In n Out
This song is a reaction to earlier sexual yearnings on the album. It highlights the increasing desperation for sexual activity with age, by being a gender-less approach to convincing friends into fornication with a matter of fact approach and some bad grammar. It could possibly be a case of highlighting the difficulty of living with the instant gratification culture we are served with in every other aspect of socialising.
This is another sex song that almost plays up as a part two to 'In n Out' by focusing on the increasingly narcissistic nature of sex. This time the protagonist pleads with their partner to let them in on their secrets and desires, but is met with a faceless and enduring performance in the bedroom. Unfortunately for the protagonist they do not know whether the enduring quality is an attempt to show off or more probably because of a lack of communication.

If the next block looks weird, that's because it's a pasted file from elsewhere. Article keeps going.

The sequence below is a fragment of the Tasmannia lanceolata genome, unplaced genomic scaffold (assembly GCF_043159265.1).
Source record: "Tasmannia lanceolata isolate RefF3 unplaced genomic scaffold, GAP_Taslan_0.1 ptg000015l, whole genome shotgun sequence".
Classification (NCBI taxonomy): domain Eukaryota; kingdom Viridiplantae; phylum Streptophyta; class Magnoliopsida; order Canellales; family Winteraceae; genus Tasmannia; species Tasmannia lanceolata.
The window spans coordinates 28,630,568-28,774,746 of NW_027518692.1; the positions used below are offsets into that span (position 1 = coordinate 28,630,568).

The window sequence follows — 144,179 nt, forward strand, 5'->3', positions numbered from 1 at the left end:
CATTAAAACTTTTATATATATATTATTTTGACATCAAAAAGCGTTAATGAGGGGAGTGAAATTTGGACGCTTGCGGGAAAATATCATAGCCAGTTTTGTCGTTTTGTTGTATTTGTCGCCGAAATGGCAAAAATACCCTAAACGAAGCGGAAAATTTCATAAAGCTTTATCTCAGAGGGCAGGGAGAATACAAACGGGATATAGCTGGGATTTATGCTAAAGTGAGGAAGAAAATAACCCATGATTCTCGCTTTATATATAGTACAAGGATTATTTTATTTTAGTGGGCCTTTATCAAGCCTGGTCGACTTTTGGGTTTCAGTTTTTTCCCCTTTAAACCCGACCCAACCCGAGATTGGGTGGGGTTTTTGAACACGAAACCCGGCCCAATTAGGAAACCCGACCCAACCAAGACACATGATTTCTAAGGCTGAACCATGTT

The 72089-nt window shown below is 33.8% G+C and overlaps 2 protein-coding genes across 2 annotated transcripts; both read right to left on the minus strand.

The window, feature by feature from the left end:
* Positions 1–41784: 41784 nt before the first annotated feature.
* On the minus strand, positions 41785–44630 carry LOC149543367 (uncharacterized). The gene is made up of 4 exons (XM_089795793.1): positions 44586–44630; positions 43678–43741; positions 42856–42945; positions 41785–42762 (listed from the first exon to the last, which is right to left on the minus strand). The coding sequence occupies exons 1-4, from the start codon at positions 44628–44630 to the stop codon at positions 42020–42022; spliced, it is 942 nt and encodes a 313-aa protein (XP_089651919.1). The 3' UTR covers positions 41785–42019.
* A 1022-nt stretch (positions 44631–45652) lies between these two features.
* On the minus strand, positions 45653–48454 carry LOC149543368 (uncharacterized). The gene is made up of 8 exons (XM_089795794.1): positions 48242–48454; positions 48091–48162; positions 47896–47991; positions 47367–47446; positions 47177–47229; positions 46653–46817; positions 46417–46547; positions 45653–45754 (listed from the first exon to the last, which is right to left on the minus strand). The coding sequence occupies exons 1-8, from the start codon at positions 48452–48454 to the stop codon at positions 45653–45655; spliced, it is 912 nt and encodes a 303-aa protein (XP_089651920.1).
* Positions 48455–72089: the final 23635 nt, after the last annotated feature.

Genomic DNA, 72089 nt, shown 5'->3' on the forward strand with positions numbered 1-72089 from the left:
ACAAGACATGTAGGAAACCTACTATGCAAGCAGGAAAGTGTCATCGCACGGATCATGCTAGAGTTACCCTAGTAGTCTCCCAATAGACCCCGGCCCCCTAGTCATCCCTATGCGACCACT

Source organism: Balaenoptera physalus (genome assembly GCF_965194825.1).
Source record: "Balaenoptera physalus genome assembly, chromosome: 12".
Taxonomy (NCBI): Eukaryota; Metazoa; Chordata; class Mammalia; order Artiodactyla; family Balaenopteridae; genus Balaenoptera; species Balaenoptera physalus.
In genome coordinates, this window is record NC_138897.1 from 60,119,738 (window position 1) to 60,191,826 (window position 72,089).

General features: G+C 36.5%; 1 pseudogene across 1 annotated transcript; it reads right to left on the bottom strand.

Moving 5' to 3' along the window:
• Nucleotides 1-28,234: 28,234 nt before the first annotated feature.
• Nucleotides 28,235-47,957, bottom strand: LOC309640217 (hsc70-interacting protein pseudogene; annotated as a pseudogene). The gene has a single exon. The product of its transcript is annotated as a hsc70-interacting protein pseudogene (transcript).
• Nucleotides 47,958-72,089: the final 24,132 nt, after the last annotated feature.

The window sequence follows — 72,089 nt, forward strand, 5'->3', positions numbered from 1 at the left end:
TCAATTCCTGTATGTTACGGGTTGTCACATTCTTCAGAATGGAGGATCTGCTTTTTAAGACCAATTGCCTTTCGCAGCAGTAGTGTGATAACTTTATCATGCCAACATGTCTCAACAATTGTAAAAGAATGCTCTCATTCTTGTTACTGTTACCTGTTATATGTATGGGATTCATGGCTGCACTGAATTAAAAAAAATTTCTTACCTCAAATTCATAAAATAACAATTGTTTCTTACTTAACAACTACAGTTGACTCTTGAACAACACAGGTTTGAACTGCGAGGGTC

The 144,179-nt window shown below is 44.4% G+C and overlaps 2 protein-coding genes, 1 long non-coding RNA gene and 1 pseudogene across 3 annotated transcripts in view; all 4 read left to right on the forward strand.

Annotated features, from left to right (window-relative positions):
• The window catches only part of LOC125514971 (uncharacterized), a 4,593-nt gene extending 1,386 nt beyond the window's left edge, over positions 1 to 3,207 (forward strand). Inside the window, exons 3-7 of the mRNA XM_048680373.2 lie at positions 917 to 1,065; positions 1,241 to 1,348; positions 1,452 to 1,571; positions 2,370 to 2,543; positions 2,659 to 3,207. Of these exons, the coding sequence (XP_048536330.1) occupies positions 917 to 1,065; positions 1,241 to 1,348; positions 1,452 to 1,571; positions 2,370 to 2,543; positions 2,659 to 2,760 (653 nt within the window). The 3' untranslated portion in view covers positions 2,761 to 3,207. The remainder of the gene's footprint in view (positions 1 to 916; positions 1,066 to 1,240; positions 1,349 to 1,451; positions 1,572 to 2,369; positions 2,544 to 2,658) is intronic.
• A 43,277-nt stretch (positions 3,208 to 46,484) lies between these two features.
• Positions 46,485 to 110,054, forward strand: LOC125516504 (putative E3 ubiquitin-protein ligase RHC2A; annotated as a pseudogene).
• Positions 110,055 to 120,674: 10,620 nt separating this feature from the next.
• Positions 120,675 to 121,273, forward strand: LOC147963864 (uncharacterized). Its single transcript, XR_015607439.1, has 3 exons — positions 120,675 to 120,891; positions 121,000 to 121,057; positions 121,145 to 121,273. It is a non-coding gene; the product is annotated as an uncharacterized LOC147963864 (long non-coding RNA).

Don’t Sit Back (Frankie Said)
This is about the sexualisation of modern pop music. The song depicts the frustrations seen (or not seen) so many times on dancefloors where people like each other but don’t have the minerals to do anything about it. The song points out that if they’d been paying attention to songs by Frankie Goes to Hollywood and Mousse T etc. when they were younger at school discos, they would be more prepared for this moment. I originally wanted to call the song "Don’t Relax", as a warped interpretation of Holly Johnson's lyrics and to reference the need for urgency and gumption in the scenario. For some I reason I didn't call it that, can’t remember why now.
This song is about acknowledging the ordinary and clichéd feelings towards a long term relationship, but not wanting it to end for fear of change. Almost a "Babymaking" part two but the break up, if you will. Stylistically, it was inspired by Christine McVie and Hall and Oates, as it attempts to represent an emotional stalemate in a dancefloor environment (as a sequel to "Don’t Sit Back" as well). In a way, this is the end of the journey for the question proposed in "Babymaking", as the reality of this ‘safety net’ relationship is exposed and thus should not be continued. At the same time, the sadness brings with it clarity. As the protagonist says “you know it’s a loving fire and you know I’m a loving child” in a defiant moment of character, they admit that it's okay to mess up or to have made a mistake for so long in their life.